Canada ready to curb cig marketing again

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Canada announced a tough new tobacco policy that will severely curtail advertising and promotion of cigarettes.

The legislation will be introduced to Parliament this week, with approval expected.


Under the new rules, all broadcast ads, outdoor boards and other types of display ads--as well as the use of company logos and other identifying messages on baseball caps, duffel bags and other non-tobacco products--would be banned.

The only ad medium allowed for tobacco products would be publications with an adult readership.

Health Minister David Dingwall said the new policy should meet the legal tests set out in the 1995 Supreme Court ruling that rescinded an ad ban on tobacco in place since 1988.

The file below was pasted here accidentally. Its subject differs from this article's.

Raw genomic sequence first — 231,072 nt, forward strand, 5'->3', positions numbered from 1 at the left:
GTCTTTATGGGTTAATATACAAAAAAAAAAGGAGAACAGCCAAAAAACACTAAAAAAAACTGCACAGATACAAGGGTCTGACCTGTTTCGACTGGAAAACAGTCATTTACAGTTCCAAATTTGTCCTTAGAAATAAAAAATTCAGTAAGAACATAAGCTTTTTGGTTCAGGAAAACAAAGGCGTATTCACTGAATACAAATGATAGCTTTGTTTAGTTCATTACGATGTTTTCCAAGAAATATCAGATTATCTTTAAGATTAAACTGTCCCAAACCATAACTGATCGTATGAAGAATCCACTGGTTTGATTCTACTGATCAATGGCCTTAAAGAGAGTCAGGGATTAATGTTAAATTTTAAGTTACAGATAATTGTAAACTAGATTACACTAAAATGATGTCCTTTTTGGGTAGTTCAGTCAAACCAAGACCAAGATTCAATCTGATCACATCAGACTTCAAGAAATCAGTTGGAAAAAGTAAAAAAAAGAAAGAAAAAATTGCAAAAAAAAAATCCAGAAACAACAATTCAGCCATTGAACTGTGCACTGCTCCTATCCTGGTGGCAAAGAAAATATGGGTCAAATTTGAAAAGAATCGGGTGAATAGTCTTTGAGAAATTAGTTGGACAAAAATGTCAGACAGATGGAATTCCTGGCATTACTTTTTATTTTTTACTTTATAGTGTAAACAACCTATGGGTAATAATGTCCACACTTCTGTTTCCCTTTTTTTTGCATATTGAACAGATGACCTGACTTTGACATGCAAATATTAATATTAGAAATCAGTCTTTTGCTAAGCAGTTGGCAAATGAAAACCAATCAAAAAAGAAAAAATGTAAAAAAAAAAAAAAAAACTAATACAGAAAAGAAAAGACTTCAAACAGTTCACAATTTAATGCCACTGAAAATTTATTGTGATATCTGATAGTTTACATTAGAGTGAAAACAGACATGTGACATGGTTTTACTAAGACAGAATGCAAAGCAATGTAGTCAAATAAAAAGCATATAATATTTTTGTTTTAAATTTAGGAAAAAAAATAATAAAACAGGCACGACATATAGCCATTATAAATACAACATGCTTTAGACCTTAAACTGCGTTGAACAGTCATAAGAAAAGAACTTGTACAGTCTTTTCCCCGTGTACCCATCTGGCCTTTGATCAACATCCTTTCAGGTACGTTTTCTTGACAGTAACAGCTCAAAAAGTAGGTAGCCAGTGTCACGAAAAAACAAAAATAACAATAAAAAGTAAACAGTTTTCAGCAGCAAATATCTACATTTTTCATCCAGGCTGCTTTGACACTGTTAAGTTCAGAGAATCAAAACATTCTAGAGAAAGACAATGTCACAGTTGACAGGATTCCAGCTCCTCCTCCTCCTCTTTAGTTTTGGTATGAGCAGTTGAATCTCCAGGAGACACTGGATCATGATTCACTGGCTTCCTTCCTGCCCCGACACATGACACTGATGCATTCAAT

Also affected is tobacco companies' involvement in sponsorships. The tobacco industry spends about $50 million a year in Canada to support cultural and sporting events, most of which contain the name of the company or product in the title.

Mr. Dingwall said the new policy will place severe restrictions on sponsorship activity, including not allowing tobacco marketers to name events with their product or company names.


The Canadian Tobacco Manufacturers Council, the industry association representing the country's three largest tobacco marketers--Imasco; Rothmans, Benson & Hedges; and RJR-Macdonald--called the measures "extreme and ineffective, and likely illegal."

Copyright December 1996, Crain Communications Inc.

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